By Sara Forcella, See the Triumph Contributor
Dealing with issues like domestic violence and sexual assault is never easy. Working on a college campus adds an entirely new dynamic into the picture. In the short time that I’ve been working at a large, public university, I’ve learned that not everybody is as concerned with these issues as me.
In fact, some students will graduate and never think twice about stalking, rape, or partner violence--although I’m sure it’s in some way affected them, even if they don’t realize it. My job as an educator and as a self-identified activist is to change the perception that students have about these issues. It’s my prerogative that all students--no matter their race, sex, gender identity, sexual identity, etc.--should leave with an understanding of gender-based violence. They should know what it looks like, how it affects others and our society, and most importantly how they can help work toward ending it.
My day-to-day job consists of talking to students about things like sexual assault and partner violence, but there’s so much more that needs to be said and heard. Even though I talk to students on a one-on-one level, in small groups, and in even in large classrooms filled with 150 students, my words can’t reach all 35,000 students at my university. That’s where my group of campus leaders comes in! Through our university’s Women’s Center, we have a group of trained peer educators who go out and facilitate workshops to student groups like Greek Life, Resident Halls, classes and much more. This group is called “The Movement.”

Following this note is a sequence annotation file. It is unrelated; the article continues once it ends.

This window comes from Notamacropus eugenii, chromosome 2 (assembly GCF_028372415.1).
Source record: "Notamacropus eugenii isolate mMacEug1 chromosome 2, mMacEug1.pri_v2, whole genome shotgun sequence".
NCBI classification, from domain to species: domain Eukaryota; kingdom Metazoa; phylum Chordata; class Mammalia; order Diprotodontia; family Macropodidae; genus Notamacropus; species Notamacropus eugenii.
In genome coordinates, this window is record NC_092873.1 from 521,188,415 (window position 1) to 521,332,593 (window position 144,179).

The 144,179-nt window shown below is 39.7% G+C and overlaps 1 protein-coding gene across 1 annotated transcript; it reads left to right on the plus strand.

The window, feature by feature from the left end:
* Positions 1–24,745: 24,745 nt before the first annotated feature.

The great thing about this group is not only their passion for issues of social justice and gender equity, but their ability to relate to their peers. Who better to speak to a group of sorority sisters about sexual violence than 2 fellow female students? These students go to similar classes, dine at the same dining halls, live in the same residence halls and understand current issues in college life in a way that I never can or will considering my age difference with traditional-aged college students.
The really great thing about using peer educators to teach about issues of gender-based violence is that the folks who attend workshops actually care. Students care about other students! There's a sense of comradery that I, as an educator, can't achieve.
Workshops facilitated by peers also create a really safe space for other students. There they are able to ask seemingly ‘silly’ questions, and they even can be confrontational and disagree. I believe that any contribution to the conversation is good as long as the conversation is happening! Our peer educators are trained, so they know how to deal with conflict and potentially triggering subjects.
We consistently receive great feedback about our facilitators and their commitment to the issue. It’s my hope their their passion, commitment, and words will help instill the same passion in other students and open their minds to issues that are critical to talk about.